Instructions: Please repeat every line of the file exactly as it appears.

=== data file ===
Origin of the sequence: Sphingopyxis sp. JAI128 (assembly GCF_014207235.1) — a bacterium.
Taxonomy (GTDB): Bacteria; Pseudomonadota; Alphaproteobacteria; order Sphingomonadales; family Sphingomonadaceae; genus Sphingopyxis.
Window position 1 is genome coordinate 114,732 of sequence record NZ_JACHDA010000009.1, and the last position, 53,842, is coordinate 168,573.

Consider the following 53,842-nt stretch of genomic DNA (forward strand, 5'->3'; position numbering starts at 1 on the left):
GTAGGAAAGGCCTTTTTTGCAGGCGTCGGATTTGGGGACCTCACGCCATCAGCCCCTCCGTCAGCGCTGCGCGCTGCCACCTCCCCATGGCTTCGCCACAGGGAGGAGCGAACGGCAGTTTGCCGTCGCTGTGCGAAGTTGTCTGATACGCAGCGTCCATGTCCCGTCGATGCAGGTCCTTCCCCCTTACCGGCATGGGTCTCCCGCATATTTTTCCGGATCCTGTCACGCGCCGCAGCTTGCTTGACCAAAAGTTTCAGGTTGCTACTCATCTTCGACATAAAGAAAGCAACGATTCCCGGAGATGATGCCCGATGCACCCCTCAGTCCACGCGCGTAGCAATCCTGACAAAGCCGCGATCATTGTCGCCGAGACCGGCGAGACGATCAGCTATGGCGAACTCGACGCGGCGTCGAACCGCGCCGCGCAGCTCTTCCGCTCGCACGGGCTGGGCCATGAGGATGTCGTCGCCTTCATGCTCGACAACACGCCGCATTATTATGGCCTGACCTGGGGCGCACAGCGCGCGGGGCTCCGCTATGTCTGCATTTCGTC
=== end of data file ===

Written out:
Origin of the sequence: Sphingopyxis sp. JAI128 (assembly GCF_014207235.1) — a bacterium.
Taxonomy (GTDB): Bacteria; Pseudomonadota; Alphaproteobacteria; order Sphingomonadales; family Sphingomonadaceae; genus Sphingopyxis.
Window position 1 is genome coordinate 114,732 of sequence record NZ_JACHDA010000009.1, and the last position, 53,842, is coordinate 168,573.

Consider the following 53,842-nt stretch of genomic DNA (forward strand, 5'->3'; position numbering starts at 1 on the left):
GTAGGAAAGGCCTTTTTTGCAGGCGTCGGATTTGGGGACCTCACGCCATCAGCCCCTCCGTCAGCGCTGCGCGCTGCCACCTCCCCATGGCTTCGCCACAGGGAGGAGCGAACGGCAGTTTGCCGTCGCTGTGCGAAGTTGTCTGATACGCAGCGTCCATGTCCCGTCGATGCAGGTCCTTCCCCCTTACCGGCATGGGTCTCCCGCATATTTTTCCGGATCCTGTCACGCGCCGCAGCTTGCTTGACCAAAAGTTTCAGGTTGCTACTCATCTTCGACATAAAGAAAGCAACGATTCCCGGAGATGATGCCCGATGCACCCCTCAGTCCACGCGCGTAGCAATCCTGACAAAGCCGCGATCATTGTCGCCGAGACCGGCGAGACGATCAGCTATGGCGAACTCGACGCGGCGTCGAACCGCGCCGCGCAGCTCTTCCGCTCGCACGGGCTGGGCCATGAGGATGTCGTCGCCTTCATGCTCGACAACACGCCGCATTATTATGGCCTGACCTGGGGCGCACAGCGCGCGGGGCTCCGCTATGTCTGCATTTCGTC